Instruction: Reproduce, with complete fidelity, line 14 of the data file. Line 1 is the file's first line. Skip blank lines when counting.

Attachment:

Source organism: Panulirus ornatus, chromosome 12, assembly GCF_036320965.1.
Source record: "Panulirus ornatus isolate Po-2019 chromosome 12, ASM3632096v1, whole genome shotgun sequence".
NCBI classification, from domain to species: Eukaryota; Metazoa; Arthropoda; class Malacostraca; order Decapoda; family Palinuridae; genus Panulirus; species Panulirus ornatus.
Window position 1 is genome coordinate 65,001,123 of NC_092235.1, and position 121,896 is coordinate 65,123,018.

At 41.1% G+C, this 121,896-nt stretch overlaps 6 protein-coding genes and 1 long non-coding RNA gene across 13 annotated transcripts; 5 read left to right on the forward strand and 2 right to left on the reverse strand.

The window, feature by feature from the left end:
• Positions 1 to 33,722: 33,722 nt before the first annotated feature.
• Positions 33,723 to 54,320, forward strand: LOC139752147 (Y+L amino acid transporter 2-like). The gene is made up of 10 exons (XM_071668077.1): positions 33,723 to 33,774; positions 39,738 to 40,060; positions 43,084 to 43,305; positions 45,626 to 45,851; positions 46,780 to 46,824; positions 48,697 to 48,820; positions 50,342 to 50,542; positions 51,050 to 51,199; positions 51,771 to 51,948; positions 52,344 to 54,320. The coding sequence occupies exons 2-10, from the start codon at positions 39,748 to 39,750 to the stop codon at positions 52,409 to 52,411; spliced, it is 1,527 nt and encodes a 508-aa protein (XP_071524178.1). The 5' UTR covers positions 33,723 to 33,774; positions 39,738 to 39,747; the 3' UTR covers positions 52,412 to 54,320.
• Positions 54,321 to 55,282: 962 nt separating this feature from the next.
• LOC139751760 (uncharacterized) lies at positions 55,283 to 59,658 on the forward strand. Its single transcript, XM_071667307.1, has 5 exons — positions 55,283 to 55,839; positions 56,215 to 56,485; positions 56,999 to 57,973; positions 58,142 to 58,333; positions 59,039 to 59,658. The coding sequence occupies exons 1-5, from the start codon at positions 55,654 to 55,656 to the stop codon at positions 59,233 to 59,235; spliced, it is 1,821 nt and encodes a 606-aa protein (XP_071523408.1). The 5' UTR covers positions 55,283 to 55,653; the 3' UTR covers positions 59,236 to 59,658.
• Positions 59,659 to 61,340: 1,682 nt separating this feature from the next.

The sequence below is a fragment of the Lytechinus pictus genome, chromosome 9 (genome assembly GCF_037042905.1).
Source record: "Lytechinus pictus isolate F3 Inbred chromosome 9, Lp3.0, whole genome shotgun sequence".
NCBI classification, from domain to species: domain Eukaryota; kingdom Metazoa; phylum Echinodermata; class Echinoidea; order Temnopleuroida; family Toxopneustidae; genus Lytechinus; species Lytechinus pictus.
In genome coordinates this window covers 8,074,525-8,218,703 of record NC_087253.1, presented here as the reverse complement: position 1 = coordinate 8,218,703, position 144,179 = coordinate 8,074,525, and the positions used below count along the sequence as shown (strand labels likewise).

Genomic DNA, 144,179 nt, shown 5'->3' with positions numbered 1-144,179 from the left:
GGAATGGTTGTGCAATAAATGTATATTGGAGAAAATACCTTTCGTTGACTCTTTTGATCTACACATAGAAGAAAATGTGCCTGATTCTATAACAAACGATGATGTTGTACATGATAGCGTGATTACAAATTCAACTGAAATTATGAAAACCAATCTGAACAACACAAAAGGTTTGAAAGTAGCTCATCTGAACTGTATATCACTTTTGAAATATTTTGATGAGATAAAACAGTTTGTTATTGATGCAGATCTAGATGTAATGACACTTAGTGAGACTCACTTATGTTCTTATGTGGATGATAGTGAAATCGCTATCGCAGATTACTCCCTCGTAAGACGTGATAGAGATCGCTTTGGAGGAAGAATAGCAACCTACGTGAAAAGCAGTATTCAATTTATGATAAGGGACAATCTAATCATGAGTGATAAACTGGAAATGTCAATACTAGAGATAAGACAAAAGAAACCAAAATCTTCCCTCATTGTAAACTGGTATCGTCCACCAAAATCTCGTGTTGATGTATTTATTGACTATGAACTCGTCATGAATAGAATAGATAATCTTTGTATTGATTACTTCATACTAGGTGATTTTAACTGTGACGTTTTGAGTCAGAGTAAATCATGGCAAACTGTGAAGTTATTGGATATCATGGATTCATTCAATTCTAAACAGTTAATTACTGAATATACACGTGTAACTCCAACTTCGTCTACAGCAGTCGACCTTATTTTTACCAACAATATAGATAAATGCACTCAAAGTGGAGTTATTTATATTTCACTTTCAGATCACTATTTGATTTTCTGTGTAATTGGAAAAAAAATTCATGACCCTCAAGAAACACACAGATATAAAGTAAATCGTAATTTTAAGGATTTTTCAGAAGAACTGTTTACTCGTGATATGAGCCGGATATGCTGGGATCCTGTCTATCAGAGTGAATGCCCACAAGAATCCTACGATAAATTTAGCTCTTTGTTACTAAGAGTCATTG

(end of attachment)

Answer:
NCBI classification, from domain to species: domain Eukaryota; kingdom Metazoa; phylum Echinodermata; class Echinoidea; order Temnopleuroida; family Toxopneustidae; genus Lytechinus; species Lytechinus pictus.